Jo finds the perfect color for the front door. I think it’s fitting!
Say what you will about the McGuires, they are nothing if not white.
The trio revisits the mural to find their prints and can’t. Lizzie realizes that it doesn’t matter whose handprints went with what clique in the end.
Man! This was a better finale than the finale! Lizzie learned to get along with Matt and realized that her place in the school hierarchy didn’t matter as long as she had her friends. It shows maturity and growth on Lizzie’s part and sums up the experience of her life in middle school. It’s much more touching (and exceedingly better written) than the manufactured melodrama of “Bye, Bye Hillridge Junior High.” I wonder if this was ever pitched as a possible finale. The wall of togetherness could easily be a graduating class project. All it needs is some Lizzie/Gordo resolution and it would be a neat way to tie up the series. Somehow I don’t think it was, though, as it was filmed right around the middle of the season and is clearly supposed to come before “Dear Lizzie” to introduce Miss Dew. It’s a shame.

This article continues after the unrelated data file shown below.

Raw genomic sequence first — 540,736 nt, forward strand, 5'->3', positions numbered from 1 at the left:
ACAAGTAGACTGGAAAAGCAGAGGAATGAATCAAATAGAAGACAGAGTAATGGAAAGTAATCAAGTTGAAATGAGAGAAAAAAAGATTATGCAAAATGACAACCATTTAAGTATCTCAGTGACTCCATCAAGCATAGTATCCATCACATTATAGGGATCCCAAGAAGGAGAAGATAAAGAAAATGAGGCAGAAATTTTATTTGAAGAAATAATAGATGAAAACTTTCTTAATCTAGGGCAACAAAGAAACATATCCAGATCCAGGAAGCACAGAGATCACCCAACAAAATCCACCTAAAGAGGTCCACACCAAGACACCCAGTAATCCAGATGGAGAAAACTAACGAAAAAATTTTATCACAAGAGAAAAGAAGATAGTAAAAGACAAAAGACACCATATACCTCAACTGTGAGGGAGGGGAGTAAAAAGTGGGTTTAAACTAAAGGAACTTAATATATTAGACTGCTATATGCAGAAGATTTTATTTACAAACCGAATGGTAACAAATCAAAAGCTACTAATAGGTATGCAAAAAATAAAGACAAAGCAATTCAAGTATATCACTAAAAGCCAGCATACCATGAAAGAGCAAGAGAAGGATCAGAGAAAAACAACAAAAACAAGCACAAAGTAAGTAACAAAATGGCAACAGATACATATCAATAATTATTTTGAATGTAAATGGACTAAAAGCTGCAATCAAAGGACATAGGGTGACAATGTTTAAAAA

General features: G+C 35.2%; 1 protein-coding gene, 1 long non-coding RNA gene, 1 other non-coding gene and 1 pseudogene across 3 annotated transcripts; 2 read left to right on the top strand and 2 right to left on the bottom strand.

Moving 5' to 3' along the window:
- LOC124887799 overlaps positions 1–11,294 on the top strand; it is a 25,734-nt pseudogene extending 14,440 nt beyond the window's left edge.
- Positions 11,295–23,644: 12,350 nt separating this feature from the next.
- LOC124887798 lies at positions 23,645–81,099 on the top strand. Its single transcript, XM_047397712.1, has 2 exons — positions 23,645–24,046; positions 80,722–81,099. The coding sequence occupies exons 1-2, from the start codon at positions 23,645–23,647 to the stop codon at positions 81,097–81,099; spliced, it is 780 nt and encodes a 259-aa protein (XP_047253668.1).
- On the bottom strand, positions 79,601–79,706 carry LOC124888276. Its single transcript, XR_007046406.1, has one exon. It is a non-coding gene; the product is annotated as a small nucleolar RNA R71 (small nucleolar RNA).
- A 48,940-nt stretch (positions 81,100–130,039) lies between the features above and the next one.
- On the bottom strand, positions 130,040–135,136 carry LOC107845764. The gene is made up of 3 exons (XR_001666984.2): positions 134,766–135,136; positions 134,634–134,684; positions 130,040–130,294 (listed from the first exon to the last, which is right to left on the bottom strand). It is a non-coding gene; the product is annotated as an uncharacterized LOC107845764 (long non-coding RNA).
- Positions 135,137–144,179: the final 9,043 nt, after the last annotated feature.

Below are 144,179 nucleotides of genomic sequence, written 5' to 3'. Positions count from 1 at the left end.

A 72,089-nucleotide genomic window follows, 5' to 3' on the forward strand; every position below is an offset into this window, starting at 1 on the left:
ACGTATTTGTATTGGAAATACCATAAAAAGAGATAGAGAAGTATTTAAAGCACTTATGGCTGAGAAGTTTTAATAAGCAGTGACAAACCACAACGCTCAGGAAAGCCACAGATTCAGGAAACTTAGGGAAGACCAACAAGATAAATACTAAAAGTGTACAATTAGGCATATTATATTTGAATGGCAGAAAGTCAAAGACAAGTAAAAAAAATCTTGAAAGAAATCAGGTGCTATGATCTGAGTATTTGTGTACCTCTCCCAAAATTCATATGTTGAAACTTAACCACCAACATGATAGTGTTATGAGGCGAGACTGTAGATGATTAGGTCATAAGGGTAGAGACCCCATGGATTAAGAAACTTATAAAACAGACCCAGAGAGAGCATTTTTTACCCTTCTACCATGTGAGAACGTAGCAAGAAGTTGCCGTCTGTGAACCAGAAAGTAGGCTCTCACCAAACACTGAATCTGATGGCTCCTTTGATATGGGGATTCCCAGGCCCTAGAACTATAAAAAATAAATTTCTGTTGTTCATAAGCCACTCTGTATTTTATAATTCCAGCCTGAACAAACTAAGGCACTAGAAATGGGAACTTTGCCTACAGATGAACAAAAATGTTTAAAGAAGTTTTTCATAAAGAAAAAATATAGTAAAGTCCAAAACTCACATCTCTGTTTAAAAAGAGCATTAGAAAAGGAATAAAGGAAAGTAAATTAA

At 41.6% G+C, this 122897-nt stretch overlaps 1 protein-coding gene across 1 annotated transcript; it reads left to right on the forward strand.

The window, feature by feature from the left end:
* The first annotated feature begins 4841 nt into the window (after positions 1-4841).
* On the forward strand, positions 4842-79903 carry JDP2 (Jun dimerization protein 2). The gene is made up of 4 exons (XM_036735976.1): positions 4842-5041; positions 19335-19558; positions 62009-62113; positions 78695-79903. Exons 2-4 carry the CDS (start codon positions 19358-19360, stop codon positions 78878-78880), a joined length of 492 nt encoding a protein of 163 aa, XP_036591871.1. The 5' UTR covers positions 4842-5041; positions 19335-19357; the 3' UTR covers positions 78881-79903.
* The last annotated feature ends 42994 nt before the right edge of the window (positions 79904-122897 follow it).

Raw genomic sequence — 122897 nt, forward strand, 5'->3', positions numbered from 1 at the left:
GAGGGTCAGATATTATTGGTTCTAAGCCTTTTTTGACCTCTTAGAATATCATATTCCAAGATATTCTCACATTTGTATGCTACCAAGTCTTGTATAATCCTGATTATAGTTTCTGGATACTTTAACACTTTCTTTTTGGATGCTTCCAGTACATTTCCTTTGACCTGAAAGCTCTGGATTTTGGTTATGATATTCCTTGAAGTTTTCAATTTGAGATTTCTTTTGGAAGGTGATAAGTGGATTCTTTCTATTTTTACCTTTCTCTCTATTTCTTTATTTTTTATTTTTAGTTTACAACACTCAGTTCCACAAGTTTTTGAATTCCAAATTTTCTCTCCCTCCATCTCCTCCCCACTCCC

Notable fashion moments: Lizzie wears a cameo pendant in her hair for some reason.
She also rewears an exact outfit she wore in “Lizzie in the Middle!”
It was fugly then and it’s fugly now, even though she switches out the necklace for a very similar necklace.
Miranda’s triumphant return is marked by a very, very, very England-centric outfit.
She’s wearing a red, white and blue sparkly belt buckle too, but I can’t tell if it’s also UK-tastic or a random bit of American swag.
Other interesting tidbits: